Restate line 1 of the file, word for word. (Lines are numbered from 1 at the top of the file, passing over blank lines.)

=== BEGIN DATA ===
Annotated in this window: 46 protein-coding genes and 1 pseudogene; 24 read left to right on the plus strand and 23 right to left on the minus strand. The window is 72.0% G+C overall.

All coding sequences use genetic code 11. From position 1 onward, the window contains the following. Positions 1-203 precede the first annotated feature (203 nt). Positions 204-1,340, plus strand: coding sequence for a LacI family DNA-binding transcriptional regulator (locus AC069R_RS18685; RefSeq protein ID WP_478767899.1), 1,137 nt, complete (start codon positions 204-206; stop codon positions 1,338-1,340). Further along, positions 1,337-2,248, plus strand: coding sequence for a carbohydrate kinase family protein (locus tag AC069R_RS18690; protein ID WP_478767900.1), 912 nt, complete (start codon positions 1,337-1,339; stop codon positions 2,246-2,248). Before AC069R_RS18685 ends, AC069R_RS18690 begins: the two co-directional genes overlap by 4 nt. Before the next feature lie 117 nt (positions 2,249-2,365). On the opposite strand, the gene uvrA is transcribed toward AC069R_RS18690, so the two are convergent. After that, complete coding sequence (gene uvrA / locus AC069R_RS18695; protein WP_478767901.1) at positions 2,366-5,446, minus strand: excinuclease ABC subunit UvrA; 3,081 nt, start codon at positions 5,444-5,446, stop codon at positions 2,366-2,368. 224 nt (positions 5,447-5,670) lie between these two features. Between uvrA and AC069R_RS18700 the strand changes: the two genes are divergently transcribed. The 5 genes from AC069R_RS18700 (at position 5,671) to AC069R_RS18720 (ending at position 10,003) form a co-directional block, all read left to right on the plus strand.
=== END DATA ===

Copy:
Annotated in this window: 46 protein-coding genes and 1 pseudogene; 24 read left to right on the plus strand and 23 right to left on the minus strand. The window is 72.0% G+C overall.